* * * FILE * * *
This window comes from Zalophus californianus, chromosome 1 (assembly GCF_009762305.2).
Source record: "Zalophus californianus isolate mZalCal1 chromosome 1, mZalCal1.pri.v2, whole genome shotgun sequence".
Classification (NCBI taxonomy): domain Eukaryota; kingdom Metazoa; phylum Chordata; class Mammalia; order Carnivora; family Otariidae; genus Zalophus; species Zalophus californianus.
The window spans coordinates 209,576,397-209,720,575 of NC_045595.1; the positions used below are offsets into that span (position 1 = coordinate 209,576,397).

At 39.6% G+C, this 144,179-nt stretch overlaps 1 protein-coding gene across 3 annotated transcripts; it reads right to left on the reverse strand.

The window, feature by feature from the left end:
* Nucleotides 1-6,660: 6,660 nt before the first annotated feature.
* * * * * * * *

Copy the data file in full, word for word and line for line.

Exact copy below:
This window comes from Zalophus californianus, chromosome 1 (assembly GCF_009762305.2).
Source record: "Zalophus californianus isolate mZalCal1 chromosome 1, mZalCal1.pri.v2, whole genome shotgun sequence".
Classification (NCBI taxonomy): domain Eukaryota; kingdom Metazoa; phylum Chordata; class Mammalia; order Carnivora; family Otariidae; genus Zalophus; species Zalophus californianus.
The window spans coordinates 209,576,397-209,720,575 of NC_045595.1; the positions used below are offsets into that span (position 1 = coordinate 209,576,397).

At 39.6% G+C, this 144,179-nt stretch overlaps 1 protein-coding gene across 3 annotated transcripts; it reads right to left on the reverse strand.

The window, feature by feature from the left end:
* Nucleotides 1-6,660: 6,660 nt before the first annotated feature.